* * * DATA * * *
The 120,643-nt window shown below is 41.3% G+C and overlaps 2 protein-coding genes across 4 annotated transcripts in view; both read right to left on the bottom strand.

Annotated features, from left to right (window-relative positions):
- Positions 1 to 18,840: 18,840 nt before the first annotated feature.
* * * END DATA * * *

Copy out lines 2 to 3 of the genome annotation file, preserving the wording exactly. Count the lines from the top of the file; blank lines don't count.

Annotated features, from left to right (window-relative positions):
- Positions 1 to 18,840: 18,840 nt before the first annotated feature.